July 24, 2023 -EAGLE PASS, Texas (AP) — Wrecking ball-sized buoys on the Rio Grande. Razor wire strung across private property without permission. Bulldozers changing the very terrain of America’s southern border.
For more than two years, Texas Republican Gov. Greg Abbott has escalated measures to keep migrants from entering the U.S., pushing legal boundaries with a go-it-alone bravado along the state’s 1,200-mile (1,930-kilometer) border with Mexico. Now blowback over the tactics is widening, including from within Texas.
A state trooper’s account of officers denying migrants water in 100-degree Fahrenheit (37.7 Celsius) temperatures and razor wire leaving asylum-seekers bloodied has prompted renewed criticism. The Mexican government, some Texas residents along the border and the Biden administration are pushing back. On Monday, the U.S. Justice Department sued Abbott over the buoy barrier that it says raises humanitarian and environmental concerns, asking a federal court to require Texas to dismantle it.
Abbott, who cruised to a third term in November while promising tougher border crackdowns, has used disaster declarations as the legal bedrock for some measures.
Critics call that a warped view.
“There are so many ways that what Texas is doing right now is just flagrantly illegal,” said David Donatti, an attorney for the Texas American Civil Liberties Union.
Abbott did not respond to requests for comment. He has repeatedly attacked President Joe Biden’s border policies, tweeting Friday that they “encourage migrants to risk their lives crossing illegally through the Rio Grande, instead of safely and legally over a bridge.”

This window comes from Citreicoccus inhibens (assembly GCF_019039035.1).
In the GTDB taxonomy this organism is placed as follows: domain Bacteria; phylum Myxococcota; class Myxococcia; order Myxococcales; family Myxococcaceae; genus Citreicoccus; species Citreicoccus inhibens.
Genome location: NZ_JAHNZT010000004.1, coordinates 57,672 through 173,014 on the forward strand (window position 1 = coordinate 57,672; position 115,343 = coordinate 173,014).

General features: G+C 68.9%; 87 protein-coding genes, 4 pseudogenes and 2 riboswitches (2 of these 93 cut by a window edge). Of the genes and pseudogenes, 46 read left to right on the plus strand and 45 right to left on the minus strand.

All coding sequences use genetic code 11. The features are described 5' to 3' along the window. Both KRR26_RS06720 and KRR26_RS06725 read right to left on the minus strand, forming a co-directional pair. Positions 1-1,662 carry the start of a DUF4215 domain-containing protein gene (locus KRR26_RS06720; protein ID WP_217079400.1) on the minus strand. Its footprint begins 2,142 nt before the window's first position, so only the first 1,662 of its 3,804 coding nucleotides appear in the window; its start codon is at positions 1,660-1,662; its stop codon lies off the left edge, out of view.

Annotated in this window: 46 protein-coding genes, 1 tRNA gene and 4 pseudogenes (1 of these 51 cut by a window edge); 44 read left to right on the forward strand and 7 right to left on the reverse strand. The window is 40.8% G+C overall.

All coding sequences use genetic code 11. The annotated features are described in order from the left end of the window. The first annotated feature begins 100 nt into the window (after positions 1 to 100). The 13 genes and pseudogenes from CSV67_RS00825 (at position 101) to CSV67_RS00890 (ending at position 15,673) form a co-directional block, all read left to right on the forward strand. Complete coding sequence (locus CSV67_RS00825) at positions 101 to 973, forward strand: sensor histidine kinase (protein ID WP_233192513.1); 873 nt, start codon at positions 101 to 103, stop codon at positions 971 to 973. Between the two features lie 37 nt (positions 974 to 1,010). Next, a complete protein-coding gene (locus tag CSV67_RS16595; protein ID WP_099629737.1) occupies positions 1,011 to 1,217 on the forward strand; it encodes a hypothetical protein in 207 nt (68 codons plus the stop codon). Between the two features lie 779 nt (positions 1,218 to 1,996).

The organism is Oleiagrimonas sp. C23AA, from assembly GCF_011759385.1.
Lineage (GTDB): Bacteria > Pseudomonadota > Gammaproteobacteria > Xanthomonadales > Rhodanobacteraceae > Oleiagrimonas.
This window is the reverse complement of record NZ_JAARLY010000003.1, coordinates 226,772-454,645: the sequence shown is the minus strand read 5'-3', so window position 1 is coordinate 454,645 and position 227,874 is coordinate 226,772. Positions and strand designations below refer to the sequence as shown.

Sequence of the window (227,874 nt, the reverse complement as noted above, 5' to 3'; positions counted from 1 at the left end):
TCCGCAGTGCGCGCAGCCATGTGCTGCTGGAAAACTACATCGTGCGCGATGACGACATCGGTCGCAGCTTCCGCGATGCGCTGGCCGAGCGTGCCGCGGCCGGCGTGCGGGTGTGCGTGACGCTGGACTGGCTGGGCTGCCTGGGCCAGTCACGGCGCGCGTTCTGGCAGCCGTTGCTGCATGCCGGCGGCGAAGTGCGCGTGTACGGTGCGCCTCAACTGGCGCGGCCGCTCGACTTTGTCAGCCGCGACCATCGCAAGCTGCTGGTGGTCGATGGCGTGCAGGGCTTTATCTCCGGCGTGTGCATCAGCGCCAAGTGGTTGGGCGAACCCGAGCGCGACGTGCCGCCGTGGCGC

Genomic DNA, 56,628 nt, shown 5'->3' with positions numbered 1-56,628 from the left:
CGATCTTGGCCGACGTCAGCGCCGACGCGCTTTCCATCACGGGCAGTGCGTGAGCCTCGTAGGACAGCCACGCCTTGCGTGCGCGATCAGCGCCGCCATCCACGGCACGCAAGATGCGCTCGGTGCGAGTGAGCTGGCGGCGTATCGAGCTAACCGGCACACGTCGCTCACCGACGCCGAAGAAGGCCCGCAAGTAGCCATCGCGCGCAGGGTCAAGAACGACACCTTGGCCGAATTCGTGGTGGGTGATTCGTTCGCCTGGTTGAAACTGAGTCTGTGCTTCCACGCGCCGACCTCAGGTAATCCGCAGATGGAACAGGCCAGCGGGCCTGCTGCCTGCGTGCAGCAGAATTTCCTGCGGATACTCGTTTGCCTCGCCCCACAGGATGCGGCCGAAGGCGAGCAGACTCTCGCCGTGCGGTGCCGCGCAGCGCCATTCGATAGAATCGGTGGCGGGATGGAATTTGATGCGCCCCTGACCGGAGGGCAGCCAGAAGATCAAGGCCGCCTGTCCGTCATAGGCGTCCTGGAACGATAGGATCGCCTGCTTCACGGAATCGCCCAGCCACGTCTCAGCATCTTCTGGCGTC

The Biden administration has said illegal border crossings have declined significantly since new immigration rules took effect in May.
Under the international bridge connecting Eagle Pass, Texas, with Piedras Negras, Mexico, protesters gathered at Shelby Park this month, chanting “Save the river” and blowing a conch shell in a ceremony. A few yards away, crews unloaded neon-orange buoys from trailers parked by a boat ramp off the Rio Grande.
Jessie Fuentes stood with the environmental advocates, watching as state troopers restricted access to the water where he holds an annual kayak race. Shipping containers and layers of concertina wire lined the riverbank.
The experienced kayaker often took clients and race participants into the water through a shallow channel formed by a border island covered in verdant brush. That has been replaced by a bulldozed stretch of barren land connected to the mainland and fortified with razor wire.